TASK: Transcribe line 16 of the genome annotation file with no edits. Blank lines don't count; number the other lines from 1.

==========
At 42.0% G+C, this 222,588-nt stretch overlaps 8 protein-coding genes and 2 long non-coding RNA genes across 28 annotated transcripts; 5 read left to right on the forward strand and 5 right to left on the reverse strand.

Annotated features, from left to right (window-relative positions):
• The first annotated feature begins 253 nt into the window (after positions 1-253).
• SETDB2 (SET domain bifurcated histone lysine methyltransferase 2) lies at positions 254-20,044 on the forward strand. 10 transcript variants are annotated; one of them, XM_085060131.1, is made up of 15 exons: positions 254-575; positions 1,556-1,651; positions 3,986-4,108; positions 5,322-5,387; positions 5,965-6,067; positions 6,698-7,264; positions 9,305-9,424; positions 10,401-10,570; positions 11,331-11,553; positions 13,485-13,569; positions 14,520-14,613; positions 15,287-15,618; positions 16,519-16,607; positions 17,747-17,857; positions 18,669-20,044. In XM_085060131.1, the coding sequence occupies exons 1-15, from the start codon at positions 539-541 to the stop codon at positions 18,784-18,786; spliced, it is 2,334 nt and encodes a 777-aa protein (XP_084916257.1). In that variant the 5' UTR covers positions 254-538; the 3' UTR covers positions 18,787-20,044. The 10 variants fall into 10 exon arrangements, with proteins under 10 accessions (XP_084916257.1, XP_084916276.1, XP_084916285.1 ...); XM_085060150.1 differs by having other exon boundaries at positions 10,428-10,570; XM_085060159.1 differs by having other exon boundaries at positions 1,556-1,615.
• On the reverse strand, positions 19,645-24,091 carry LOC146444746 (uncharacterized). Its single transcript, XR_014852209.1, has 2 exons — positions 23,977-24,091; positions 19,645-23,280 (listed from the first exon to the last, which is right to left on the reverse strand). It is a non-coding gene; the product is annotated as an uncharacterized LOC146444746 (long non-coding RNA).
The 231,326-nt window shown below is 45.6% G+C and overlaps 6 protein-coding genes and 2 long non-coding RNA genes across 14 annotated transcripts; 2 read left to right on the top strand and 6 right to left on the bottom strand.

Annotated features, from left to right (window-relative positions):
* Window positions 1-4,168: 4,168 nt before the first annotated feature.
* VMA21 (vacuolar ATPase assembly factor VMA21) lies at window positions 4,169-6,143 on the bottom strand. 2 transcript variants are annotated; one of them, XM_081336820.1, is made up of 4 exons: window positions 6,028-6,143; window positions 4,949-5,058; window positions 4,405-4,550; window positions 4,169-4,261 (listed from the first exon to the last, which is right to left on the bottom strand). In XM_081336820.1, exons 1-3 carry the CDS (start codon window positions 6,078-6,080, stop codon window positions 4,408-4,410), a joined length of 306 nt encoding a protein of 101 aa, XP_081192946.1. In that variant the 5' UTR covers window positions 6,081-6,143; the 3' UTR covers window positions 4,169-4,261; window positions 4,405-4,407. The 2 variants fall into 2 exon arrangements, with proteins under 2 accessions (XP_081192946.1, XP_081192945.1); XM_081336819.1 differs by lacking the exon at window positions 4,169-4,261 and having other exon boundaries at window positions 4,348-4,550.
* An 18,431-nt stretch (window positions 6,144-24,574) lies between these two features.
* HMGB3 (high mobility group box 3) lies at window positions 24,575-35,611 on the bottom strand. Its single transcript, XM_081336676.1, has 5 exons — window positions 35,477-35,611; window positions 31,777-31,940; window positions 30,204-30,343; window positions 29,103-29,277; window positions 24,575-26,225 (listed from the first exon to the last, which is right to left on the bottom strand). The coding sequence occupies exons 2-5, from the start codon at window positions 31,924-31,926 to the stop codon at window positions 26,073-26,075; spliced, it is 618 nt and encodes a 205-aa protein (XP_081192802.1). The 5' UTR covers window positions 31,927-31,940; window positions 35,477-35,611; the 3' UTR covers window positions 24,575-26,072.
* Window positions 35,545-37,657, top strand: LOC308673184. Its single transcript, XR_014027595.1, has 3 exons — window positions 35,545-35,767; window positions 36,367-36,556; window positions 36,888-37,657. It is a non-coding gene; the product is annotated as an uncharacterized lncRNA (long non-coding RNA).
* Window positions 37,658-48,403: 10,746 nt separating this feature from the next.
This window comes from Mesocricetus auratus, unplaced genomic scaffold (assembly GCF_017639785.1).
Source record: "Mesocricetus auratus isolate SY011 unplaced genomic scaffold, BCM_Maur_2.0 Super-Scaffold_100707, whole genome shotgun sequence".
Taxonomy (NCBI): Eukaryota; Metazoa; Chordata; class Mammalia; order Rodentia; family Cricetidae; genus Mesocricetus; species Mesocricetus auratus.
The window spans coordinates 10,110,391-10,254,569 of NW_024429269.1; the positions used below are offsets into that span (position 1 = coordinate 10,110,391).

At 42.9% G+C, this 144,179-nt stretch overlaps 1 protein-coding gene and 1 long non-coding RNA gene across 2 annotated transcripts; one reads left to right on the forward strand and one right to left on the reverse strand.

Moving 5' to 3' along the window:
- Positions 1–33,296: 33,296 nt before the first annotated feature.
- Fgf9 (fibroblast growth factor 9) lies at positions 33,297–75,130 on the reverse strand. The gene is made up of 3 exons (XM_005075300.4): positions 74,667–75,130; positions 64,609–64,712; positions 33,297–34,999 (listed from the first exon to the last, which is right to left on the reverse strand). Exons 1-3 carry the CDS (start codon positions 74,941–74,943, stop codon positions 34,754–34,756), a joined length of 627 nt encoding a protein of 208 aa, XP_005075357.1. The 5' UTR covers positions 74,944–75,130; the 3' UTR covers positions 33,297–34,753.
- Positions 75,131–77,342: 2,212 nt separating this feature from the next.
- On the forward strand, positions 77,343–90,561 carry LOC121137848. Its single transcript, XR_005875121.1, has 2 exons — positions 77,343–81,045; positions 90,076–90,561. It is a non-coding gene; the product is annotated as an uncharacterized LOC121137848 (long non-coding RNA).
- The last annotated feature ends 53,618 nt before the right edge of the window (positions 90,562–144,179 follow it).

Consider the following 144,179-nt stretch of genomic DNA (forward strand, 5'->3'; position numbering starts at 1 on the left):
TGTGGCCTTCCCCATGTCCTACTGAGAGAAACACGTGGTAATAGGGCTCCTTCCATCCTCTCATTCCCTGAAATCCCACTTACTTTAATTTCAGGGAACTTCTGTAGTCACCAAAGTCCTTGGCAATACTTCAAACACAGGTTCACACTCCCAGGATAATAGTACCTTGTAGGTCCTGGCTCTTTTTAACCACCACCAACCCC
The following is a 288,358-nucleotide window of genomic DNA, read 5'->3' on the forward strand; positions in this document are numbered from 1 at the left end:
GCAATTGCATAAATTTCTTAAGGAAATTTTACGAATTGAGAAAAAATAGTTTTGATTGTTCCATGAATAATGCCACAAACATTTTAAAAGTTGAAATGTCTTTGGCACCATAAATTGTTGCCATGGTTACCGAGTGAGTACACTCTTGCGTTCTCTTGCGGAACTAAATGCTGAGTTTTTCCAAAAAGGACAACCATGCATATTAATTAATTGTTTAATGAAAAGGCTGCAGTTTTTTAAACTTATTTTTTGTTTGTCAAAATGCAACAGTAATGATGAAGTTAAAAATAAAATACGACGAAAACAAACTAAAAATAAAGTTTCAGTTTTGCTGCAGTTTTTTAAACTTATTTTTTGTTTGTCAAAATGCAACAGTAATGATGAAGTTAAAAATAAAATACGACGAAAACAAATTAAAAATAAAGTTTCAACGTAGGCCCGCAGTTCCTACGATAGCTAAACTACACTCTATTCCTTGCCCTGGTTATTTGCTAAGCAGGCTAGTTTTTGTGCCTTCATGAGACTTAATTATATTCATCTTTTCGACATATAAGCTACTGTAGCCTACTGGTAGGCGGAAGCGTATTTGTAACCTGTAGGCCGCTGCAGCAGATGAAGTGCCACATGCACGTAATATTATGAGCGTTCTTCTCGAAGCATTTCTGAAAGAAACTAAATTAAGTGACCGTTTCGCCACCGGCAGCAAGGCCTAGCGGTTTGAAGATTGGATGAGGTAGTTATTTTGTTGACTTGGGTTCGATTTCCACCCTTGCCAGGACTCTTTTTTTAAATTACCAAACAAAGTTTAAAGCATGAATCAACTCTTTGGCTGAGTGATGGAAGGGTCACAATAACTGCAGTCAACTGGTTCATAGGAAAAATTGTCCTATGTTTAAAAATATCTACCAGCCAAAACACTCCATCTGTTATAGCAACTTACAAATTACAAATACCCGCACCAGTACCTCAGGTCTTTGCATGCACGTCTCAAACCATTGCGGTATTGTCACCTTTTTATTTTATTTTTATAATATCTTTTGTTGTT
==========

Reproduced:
Taxonomy (NCBI): Eukaryota; Metazoa; Chordata; class Mammalia; order Rodentia; family Cricetidae; genus Mesocricetus; species Mesocricetus auratus.